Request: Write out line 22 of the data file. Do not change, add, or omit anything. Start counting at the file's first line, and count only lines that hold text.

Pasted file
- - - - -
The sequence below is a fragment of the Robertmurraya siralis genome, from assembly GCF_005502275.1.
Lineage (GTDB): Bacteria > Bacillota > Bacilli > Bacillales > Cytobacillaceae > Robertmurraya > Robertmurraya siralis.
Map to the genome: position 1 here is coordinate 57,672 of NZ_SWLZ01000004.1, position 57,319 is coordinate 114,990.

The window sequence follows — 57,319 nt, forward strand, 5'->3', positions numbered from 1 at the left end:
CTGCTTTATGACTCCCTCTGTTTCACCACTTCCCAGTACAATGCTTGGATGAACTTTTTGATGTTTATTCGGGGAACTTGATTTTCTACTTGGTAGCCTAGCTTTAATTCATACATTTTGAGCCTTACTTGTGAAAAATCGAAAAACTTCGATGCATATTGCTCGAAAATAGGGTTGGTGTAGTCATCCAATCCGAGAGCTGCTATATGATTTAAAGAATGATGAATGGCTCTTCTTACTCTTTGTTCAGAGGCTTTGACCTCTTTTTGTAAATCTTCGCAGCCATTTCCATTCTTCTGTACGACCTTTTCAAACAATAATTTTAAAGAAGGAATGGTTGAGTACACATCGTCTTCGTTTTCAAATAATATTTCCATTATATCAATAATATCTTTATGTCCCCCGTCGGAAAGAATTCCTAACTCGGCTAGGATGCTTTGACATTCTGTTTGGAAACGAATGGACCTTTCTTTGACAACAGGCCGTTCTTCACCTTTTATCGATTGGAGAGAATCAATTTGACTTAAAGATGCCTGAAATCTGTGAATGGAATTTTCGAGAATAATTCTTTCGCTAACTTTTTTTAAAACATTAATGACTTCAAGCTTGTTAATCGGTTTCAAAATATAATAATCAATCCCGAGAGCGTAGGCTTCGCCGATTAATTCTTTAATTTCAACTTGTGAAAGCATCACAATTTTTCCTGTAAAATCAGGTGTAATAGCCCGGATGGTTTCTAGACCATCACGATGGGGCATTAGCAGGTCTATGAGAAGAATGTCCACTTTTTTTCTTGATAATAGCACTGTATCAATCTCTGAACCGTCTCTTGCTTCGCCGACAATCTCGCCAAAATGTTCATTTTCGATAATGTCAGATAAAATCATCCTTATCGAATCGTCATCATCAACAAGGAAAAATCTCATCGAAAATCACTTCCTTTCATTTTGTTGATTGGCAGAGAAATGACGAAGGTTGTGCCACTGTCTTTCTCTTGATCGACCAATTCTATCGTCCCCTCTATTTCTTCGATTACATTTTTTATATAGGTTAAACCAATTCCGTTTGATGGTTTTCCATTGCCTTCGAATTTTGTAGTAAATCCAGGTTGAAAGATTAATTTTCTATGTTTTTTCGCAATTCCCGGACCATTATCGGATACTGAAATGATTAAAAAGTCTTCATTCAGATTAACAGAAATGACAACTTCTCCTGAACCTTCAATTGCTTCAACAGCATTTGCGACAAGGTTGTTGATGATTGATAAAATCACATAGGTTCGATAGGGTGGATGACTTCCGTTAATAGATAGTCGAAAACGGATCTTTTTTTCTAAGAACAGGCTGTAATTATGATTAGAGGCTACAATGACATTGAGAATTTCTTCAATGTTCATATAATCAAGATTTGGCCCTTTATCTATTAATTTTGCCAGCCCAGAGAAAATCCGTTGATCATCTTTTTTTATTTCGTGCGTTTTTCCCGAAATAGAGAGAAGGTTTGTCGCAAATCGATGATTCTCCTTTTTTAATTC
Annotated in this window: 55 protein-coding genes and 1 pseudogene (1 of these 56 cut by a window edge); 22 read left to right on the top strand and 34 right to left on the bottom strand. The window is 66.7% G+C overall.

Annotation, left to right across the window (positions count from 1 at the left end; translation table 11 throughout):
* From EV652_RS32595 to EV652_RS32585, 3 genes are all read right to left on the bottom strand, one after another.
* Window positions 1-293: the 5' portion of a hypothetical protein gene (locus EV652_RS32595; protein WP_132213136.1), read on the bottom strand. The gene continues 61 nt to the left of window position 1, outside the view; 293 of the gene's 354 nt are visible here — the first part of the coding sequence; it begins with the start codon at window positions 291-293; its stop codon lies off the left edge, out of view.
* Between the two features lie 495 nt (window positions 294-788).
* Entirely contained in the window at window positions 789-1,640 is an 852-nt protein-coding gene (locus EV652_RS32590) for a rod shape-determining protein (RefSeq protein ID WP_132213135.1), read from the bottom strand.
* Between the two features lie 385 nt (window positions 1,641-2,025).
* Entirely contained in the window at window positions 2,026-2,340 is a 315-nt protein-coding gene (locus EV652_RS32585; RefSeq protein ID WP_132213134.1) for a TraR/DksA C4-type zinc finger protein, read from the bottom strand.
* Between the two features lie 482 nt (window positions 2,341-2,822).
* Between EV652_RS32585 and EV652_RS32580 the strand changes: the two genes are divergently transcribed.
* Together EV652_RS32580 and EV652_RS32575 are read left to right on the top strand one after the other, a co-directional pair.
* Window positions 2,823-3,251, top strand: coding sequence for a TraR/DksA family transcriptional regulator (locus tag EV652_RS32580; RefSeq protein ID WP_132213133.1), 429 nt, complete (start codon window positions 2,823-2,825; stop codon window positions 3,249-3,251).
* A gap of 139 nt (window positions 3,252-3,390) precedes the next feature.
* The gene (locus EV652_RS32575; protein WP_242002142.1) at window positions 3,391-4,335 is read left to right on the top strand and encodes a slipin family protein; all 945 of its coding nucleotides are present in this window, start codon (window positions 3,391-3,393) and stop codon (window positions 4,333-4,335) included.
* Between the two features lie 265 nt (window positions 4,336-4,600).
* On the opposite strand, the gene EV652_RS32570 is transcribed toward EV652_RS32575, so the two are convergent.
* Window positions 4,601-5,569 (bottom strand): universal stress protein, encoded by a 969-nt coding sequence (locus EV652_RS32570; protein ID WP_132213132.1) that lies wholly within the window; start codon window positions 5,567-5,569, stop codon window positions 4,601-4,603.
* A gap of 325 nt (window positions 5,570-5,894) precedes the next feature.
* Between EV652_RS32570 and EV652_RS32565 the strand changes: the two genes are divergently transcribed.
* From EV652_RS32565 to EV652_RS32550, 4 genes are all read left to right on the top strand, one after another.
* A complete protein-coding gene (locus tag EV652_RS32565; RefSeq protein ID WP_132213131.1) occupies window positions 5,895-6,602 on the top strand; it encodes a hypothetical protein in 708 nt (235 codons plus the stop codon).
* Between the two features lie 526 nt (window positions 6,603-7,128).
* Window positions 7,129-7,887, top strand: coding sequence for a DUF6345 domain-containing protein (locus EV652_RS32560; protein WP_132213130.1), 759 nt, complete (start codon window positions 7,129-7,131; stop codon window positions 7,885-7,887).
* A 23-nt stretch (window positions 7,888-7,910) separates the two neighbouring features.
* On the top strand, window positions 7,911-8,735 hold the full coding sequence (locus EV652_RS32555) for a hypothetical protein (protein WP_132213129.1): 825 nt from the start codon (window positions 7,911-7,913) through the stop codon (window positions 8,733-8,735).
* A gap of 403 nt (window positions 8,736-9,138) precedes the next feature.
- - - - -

* Window positions 4,601-5,569 (bottom strand): universal stress protein, encoded by a 969-nt coding sequence (locus EV652_RS32570; protein ID WP_132213132.1) that lies wholly within the window; start codon window positions 5,567-5,569, stop codon window positions 4,601-4,603.